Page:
I received a free proof copy of this novel from the publisher for review.

Book Review: Olga Dies Dreaming by Xochitl Gonzalez

hbg-title-9780349726670-12.jpg

Forty-year-old Nuyorican Olga is a wedding planner for New York’s super-rich, making lots of money on her fees (plus interest for late payments) and even more by clever deals on the side, whether it’s appropriating hand-stitched cloth napkins for her cousin’s own wedding or selling on black-market cases of champagne to her clients for a significant mark-up. Her brother Prieto is an ambitious congressman representing his own Brooklyn neighbourhood, but is considered a ‘sellout’ on community issues – from putting his signature to PROMESA, an oversight board appointed for Puerto Rico by the Obama administration in 2016, or giving unscrupulous businessmen free rein to pursue ‘development’ projects in his home territory that don’t benefit the locals. (In regards to the latter, Prieto feels his hands are tied – despite being married with a child, he’s secretly gay and has been threatened with exposure if he resists.) The siblings’ mother, Blanca, organises a revolutionary group called the Pañuelos Negros [black bandannas] back in Puerto Rico, seeking independence for the island, and thinks both of her children have totally wasted their lives – a view she expresses in numerous passive-aggressive letters over the years, even though neither Olga nor Prieto have seen her since they were teenagers and have no way of writing back.

Olga Dies Dreaming, Xochitl Gonzalez’s debut novel, is an utter mishmash of genre, but nevertheless, it’s never tonally jarring; Gonzalez skilfully handles the various strands here so this doesn’t feel like a romcom with some politics smashed in, or a political thriller with romance added. This strengthens the novel, moving it away from familiar narratives of immigrants making new lives in New York (Dominicana by Angie Cruz, Behold the Dreamers by Imbolo Mbue) or racier tales of social climbers accumulating wealth (Crazy Rich Asians by Kevin Kwan, White Ivy by Susie Yang). The principal reason this all holds together, I think, is how well Gonzalez writes the two siblings, especially Olga. Olga’s own life moves between breakfast talk shows, competitive family gatherings, political fundraisers and radical messages from her mother; therefore, it makes sense that this story does the same. I also loved that she wasn’t the classic twenty-something protagonist of this kind of novel – it’s refreshing to see an older woman negotiating these kind of issues.

Where Olga Dies Dreaming both intensifies and falls slightly apart is after Hurricane Maria devastates Puerto Rico, which happens relatively late in the novel and causes crises of conscience for both of the siblings. Here, I became increasingly uncomfortable with the fact that the most radical ideas in the novel are solely voiced through the siblings’ neglectful and abusive mother, which seems to nudge the reader to reject them in favour of the ‘middle ground’ favoured by Olga and Prieto, even as they recognise that their previous attitudes need altering. Spoilers – highlight to read. In particular, when Olga’s mother asks her to seduce a powerful businessman to gain a large order of solar panels for Puerto Rico, which would help the country become more self-supporting in the wake of widespread electricity outage, Olga ultimately refuses because she has fallen in love with someone else and wants to be more true to herself – despite the fact that she was happy to seduce the same guy earlier in the novel just to get invited to a party to gain more influential contacts for her wedding business. When Gonzalez has the businessman rape Olga, it feels both gratuitous in the context of her character development, and a device to make us confident that Olga did the right thing. End spoilers. However, as a white English woman who knows very little about Puerto Rico, I’d be really keen to see how Puerto Rican readers respond to this novel – I found this Goodreads review very interesting, although there are other more positive reviews from Puerto Ricans. To be fair, I felt that Gonzalez was trying to present a nuanced portrait of Blanca – it’s just that I didn’t think this quite came across in the novel, partly because we see very little from Blanca herself, and hear from her mostly through her letters.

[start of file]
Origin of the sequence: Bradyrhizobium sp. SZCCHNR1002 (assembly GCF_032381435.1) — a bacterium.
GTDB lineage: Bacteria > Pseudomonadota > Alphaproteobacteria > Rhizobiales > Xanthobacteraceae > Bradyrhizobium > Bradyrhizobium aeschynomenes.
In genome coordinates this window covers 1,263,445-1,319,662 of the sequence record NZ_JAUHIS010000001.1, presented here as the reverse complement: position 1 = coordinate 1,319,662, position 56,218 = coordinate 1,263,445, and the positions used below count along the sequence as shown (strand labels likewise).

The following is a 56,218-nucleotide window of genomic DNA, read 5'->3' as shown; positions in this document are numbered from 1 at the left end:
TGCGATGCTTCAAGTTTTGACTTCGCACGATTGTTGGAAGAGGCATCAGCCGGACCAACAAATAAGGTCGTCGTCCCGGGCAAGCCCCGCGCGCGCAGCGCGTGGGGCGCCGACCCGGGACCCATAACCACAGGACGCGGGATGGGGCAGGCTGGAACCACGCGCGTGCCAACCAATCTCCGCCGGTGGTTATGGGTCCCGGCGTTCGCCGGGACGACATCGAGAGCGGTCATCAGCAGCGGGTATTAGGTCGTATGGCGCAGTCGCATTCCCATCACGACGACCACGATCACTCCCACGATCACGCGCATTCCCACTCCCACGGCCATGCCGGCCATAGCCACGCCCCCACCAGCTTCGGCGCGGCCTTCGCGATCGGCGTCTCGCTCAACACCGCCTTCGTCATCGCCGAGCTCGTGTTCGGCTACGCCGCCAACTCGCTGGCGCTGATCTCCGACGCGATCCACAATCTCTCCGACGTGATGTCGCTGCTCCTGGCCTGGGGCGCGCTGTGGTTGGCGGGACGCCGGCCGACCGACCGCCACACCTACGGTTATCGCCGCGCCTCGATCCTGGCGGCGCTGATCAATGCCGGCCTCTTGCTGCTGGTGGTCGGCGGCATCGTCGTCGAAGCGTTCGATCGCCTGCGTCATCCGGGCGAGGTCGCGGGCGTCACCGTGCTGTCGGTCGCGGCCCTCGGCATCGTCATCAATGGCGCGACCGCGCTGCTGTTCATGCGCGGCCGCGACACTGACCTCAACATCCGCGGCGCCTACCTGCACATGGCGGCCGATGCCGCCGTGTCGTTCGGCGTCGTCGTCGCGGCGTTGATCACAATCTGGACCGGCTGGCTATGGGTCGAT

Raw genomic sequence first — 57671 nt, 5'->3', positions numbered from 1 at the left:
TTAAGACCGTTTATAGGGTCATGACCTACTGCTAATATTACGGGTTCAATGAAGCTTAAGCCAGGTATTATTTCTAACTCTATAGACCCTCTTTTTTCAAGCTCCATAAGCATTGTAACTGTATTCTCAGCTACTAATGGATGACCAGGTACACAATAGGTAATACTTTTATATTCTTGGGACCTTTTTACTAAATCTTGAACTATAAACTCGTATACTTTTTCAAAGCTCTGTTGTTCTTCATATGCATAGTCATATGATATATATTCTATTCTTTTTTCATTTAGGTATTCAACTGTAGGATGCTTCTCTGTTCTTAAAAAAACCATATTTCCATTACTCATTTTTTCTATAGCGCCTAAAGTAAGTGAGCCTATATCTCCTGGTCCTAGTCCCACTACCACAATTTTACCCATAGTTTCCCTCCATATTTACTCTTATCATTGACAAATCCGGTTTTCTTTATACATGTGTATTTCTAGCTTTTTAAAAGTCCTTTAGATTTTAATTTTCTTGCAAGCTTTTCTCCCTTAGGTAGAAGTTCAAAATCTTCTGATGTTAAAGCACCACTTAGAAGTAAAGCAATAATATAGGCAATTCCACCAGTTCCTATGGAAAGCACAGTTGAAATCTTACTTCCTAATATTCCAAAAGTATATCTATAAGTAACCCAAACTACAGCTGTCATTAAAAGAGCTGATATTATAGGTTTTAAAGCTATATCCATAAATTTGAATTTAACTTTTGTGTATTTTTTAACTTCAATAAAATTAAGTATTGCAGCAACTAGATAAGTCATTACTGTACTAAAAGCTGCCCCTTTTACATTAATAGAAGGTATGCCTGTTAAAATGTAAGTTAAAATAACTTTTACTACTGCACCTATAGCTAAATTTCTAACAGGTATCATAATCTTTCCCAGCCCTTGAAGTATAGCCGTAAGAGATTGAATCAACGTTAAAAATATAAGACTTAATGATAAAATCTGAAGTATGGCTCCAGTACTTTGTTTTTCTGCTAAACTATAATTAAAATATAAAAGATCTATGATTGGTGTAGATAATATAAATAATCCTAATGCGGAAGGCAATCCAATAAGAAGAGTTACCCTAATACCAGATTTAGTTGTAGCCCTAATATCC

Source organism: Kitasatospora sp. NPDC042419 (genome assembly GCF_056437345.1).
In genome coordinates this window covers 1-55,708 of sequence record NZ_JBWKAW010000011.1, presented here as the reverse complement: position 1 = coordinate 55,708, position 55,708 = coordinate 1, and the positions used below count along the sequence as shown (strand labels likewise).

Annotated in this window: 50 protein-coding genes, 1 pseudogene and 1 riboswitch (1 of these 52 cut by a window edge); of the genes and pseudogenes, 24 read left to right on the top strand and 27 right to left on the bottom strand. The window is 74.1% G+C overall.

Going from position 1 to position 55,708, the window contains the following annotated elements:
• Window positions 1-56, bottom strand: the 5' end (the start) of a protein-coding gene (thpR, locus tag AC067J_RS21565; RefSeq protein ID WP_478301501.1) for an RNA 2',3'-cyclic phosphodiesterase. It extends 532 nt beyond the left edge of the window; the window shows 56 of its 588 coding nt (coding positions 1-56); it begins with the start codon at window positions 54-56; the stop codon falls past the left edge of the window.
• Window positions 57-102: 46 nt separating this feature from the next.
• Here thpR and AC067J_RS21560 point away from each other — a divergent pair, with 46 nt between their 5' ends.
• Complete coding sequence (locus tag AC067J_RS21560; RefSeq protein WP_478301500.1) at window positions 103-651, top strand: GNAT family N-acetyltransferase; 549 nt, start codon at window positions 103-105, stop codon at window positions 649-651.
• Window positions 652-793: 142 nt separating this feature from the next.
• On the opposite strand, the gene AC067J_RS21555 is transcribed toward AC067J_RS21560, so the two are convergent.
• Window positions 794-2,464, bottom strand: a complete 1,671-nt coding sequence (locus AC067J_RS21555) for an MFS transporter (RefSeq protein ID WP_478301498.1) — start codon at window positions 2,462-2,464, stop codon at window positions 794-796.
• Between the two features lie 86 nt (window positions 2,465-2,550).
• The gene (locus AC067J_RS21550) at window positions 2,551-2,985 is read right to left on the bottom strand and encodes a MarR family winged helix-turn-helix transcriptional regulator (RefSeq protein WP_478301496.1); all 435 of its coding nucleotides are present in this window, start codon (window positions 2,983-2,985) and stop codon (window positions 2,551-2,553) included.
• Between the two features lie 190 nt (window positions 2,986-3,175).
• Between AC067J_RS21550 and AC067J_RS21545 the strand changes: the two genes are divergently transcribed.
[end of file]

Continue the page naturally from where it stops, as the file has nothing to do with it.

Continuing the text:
The original pitch of this novel was apparently: Robin Hood wedding planner robs from her clients, sends money to mother (revolutionary?) to fix house in Puerto Rico [source], and that sounds AMAZING, but it’s not quite the novel we got. Still, the novel we got is still well worth reading.

I received a free proof copy of this novel from the publisher for review.

2022 Reading Plans

In this post, I’ve picked twelve 2022 releases that I am particularly looking forward to, then, as always, added a further eighteen books that I want to read in 2022, whether they are new this year or not. There are a few I didn’t read from my 2021 list that I’m still keen to get to, so those are included in the last eighteen.